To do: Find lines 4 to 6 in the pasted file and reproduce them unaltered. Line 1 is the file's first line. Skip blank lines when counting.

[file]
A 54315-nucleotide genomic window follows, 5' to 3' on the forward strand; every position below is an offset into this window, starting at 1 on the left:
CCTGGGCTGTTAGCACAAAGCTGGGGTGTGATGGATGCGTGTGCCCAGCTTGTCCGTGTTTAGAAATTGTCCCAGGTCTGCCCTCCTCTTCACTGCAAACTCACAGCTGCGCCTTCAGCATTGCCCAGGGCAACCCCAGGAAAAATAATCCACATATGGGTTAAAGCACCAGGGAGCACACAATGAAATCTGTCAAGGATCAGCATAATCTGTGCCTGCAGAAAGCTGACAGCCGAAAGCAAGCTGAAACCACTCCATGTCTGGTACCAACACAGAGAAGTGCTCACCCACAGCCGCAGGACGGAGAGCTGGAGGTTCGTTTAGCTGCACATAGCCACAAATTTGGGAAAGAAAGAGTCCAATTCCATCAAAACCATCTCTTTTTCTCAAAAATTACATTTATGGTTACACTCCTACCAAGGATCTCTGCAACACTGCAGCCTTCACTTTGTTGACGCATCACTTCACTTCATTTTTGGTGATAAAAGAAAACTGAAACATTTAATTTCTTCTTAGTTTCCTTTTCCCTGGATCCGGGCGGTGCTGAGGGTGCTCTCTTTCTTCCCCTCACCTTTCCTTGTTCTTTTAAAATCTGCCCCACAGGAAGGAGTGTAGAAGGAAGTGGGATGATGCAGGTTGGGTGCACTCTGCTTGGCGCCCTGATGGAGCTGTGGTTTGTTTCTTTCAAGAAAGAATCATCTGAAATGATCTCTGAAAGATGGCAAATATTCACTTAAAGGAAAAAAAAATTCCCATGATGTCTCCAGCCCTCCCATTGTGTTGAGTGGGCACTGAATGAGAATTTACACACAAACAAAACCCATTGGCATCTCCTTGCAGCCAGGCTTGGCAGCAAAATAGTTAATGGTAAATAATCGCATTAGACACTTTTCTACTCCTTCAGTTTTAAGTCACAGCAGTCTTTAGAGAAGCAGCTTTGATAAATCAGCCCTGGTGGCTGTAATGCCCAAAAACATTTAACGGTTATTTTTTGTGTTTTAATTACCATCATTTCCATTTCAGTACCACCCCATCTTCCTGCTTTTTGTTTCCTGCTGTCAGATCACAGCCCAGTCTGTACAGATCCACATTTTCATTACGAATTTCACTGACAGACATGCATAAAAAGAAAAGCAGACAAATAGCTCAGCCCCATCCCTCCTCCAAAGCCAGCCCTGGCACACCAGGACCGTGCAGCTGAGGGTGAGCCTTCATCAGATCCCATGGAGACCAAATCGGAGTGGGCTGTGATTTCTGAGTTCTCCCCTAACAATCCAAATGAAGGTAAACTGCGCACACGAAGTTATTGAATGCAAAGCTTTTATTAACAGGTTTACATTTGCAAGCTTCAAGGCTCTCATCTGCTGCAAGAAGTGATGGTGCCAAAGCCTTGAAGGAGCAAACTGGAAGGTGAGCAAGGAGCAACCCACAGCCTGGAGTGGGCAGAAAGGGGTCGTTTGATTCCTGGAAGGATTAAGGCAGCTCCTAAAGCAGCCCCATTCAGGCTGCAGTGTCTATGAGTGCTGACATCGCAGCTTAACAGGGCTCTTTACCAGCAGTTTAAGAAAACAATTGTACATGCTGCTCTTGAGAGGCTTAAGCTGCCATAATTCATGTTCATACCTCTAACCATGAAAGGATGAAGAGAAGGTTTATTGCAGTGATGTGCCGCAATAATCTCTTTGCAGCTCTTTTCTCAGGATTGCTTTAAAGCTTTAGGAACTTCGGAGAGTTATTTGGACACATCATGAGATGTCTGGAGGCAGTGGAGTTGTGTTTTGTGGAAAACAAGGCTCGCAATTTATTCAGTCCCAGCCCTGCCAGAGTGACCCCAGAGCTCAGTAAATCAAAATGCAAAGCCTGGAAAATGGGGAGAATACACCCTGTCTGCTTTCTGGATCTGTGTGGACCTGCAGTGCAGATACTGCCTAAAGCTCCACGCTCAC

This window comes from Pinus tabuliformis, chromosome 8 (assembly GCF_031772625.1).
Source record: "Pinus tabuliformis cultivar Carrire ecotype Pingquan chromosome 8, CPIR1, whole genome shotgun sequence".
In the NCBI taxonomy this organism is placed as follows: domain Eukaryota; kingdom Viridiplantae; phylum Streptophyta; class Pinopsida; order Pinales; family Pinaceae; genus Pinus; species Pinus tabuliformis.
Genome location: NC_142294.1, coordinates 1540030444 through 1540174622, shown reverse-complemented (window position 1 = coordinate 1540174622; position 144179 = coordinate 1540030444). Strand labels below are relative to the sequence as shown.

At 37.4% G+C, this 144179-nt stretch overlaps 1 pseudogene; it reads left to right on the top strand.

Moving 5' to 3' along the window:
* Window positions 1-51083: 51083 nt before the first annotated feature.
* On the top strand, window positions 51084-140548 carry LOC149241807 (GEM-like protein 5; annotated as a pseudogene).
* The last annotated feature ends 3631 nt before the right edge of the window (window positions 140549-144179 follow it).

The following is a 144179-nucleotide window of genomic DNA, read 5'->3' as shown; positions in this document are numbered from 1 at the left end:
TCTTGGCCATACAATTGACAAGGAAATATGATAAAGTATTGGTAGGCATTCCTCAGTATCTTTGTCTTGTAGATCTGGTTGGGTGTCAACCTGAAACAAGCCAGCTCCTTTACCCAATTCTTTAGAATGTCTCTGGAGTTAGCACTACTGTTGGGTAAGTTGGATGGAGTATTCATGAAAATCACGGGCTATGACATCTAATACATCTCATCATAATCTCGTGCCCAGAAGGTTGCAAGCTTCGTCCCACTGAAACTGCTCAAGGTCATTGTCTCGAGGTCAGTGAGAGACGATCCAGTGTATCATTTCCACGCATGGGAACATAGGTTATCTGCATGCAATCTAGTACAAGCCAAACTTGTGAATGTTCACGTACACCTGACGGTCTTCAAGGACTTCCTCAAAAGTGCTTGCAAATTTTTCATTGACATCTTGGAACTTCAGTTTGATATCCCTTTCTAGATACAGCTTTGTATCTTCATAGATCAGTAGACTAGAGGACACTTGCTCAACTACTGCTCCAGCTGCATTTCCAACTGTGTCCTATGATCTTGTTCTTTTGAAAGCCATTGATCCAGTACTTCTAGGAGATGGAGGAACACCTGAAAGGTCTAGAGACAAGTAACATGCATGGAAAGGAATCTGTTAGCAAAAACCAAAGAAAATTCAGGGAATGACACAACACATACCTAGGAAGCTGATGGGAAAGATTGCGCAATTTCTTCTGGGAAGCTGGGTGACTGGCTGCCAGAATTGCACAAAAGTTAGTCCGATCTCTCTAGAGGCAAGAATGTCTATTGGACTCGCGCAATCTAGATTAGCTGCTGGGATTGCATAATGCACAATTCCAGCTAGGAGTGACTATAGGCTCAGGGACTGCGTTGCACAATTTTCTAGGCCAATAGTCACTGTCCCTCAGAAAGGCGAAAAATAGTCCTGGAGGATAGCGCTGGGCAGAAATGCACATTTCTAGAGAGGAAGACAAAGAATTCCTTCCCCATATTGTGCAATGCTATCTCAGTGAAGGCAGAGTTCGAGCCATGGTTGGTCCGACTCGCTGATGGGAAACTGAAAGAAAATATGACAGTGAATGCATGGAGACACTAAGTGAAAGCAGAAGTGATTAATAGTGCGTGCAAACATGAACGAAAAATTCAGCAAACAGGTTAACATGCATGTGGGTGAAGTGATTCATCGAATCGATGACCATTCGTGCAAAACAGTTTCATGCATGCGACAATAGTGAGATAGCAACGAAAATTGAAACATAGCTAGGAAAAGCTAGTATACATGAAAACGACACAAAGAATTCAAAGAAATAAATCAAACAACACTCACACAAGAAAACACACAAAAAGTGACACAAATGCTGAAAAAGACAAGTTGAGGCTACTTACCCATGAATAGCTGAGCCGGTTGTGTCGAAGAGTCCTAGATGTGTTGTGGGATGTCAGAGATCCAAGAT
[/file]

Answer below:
Source record: "Pinus tabuliformis cultivar Carrire ecotype Pingquan chromosome 8, CPIR1, whole genome shotgun sequence".
In the NCBI taxonomy this organism is placed as follows: domain Eukaryota; kingdom Viridiplantae; phylum Streptophyta; class Pinopsida; order Pinales; family Pinaceae; genus Pinus; species Pinus tabuliformis.
Genome location: NC_142294.1, coordinates 1540030444 through 1540174622, shown reverse-complemented (window position 1 = coordinate 1540174622; position 144179 = coordinate 1540030444). Strand labels below are relative to the sequence as shown.